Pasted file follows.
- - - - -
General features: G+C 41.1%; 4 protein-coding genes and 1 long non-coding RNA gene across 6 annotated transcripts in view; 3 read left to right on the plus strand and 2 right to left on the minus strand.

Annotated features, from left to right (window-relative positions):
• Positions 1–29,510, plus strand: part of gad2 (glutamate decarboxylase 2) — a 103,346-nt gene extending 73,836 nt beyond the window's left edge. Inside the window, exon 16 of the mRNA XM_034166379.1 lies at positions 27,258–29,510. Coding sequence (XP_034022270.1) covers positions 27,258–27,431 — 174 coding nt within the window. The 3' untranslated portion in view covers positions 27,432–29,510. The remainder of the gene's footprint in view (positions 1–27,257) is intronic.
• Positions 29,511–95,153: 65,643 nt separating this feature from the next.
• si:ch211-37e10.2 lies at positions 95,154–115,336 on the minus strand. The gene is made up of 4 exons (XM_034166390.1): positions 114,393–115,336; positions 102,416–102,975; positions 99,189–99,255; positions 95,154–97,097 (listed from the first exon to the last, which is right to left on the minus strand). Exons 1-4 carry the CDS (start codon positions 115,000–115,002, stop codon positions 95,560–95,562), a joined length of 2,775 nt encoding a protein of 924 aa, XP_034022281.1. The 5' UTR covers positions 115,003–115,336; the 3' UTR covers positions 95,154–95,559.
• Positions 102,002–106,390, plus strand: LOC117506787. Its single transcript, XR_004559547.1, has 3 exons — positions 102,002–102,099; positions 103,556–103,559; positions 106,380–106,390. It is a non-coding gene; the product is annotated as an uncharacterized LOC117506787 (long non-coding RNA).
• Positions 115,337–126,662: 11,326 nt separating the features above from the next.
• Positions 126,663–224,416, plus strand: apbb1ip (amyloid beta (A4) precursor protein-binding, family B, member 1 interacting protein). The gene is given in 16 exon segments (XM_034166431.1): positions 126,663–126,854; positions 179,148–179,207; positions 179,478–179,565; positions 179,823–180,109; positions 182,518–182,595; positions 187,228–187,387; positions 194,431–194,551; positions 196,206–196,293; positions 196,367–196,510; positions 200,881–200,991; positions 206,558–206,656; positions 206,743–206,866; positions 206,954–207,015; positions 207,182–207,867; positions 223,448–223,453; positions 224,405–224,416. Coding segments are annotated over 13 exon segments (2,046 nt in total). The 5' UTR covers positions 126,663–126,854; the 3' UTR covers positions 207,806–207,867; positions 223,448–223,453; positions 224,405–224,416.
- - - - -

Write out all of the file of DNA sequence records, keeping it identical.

General features: G+C 41.1%; 4 protein-coding genes and 1 long non-coding RNA gene across 6 annotated transcripts in view; 3 read left to right on the plus strand and 2 right to left on the minus strand.

Annotated features, from left to right (window-relative positions):
• Positions 1–29,510, plus strand: part of gad2 (glutamate decarboxylase 2) — a 103,346-nt gene extending 73,836 nt beyond the window's left edge. Inside the window, exon 16 of the mRNA XM_034166379.1 lies at positions 27,258–29,510. Coding sequence (XP_034022270.1) covers positions 27,258–27,431 — 174 coding nt within the window. The 3' untranslated portion in view covers positions 27,432–29,510. The remainder of the gene's footprint in view (positions 1–27,257) is intronic.
• Positions 29,511–95,153: 65,643 nt separating this feature from the next.
• si:ch211-37e10.2 lies at positions 95,154–115,336 on the minus strand. The gene is made up of 4 exons (XM_034166390.1): positions 114,393–115,336; positions 102,416–102,975; positions 99,189–99,255; positions 95,154–97,097 (listed from the first exon to the last, which is right to left on the minus strand). Exons 1-4 carry the CDS (start codon positions 115,000–115,002, stop codon positions 95,560–95,562), a joined length of 2,775 nt encoding a protein of 924 aa, XP_034022281.1. The 5' UTR covers positions 115,003–115,336; the 3' UTR covers positions 95,154–95,559.
• Positions 102,002–106,390, plus strand: LOC117506787. Its single transcript, XR_004559547.1, has 3 exons — positions 102,002–102,099; positions 103,556–103,559; positions 106,380–106,390. It is a non-coding gene; the product is annotated as an uncharacterized LOC117506787 (long non-coding RNA).
• Positions 115,337–126,662: 11,326 nt separating the features above from the next.
• Positions 126,663–224,416, plus strand: apbb1ip (amyloid beta (A4) precursor protein-binding, family B, member 1 interacting protein). The gene is given in 16 exon segments (XM_034166431.1): positions 126,663–126,854; positions 179,148–179,207; positions 179,478–179,565; positions 179,823–180,109; positions 182,518–182,595; positions 187,228–187,387; positions 194,431–194,551; positions 196,206–196,293; positions 196,367–196,510; positions 200,881–200,991; positions 206,558–206,656; positions 206,743–206,866; positions 206,954–207,015; positions 207,182–207,867; positions 223,448–223,453; positions 224,405–224,416. Coding segments are annotated over 13 exon segments (2,046 nt in total). The 5' UTR covers positions 126,663–126,854; the 3' UTR covers positions 207,806–207,867; positions 223,448–223,453; positions 224,405–224,416.